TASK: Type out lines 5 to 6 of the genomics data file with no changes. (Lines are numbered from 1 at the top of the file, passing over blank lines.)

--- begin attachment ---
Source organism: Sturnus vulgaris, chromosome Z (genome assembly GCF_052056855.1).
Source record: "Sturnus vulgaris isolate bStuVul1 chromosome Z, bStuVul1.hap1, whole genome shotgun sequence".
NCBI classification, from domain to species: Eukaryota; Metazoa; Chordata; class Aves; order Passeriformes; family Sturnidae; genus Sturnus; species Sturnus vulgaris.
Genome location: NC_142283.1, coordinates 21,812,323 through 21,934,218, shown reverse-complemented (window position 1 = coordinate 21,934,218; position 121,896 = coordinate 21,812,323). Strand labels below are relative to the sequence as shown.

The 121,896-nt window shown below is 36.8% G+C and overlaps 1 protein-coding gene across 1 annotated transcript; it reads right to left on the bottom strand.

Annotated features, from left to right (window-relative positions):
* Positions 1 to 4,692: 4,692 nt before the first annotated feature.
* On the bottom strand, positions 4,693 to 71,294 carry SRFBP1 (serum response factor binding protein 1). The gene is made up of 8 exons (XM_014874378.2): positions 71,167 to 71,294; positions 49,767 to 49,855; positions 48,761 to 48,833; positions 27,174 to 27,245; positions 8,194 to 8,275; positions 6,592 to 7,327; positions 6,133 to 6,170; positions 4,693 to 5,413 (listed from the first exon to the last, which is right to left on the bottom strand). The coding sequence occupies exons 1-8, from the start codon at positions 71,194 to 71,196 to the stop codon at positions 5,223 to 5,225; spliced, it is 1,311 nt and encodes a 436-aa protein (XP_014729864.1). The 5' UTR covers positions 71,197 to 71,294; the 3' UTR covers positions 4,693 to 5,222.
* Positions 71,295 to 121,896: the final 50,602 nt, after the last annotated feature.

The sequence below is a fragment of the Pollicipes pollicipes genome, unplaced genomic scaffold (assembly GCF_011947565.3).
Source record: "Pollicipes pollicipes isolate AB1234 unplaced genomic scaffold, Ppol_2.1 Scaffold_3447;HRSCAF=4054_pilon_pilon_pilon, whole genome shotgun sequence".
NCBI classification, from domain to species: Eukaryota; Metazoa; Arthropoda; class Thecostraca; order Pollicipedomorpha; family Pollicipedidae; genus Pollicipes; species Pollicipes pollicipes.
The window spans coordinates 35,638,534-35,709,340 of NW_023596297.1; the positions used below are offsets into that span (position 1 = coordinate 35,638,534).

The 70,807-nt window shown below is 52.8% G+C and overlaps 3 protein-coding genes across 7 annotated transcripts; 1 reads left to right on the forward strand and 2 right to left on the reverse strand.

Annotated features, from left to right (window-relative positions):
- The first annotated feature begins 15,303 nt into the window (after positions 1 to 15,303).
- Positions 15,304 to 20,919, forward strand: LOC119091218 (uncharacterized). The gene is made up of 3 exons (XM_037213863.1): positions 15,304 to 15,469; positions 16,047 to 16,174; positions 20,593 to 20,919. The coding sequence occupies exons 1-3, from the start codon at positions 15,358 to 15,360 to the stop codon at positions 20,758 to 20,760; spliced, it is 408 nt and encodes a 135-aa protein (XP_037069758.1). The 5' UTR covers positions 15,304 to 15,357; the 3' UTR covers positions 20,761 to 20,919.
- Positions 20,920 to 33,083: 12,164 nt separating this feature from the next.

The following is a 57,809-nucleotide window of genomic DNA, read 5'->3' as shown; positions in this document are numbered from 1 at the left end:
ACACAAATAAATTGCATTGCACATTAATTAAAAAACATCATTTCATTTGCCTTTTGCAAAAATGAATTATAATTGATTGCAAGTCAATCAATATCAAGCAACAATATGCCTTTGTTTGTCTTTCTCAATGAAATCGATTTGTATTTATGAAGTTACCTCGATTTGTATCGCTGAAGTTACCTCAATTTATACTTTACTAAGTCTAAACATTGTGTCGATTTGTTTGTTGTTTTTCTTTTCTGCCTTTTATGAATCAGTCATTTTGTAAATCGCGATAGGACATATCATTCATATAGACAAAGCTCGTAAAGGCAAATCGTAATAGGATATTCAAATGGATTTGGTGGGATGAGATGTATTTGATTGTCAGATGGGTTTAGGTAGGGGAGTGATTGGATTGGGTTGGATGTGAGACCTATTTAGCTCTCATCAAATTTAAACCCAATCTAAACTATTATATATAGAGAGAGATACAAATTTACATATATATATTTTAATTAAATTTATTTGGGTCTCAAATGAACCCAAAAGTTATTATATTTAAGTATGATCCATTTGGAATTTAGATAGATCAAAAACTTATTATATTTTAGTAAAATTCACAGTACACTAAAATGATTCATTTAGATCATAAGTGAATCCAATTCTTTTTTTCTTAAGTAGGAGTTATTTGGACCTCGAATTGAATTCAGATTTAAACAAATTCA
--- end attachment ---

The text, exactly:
The 121,896-nt window shown below is 36.8% G+C and overlaps 1 protein-coding gene across 1 annotated transcript; it reads right to left on the bottom strand.

Annotated features, from left to right (window-relative positions):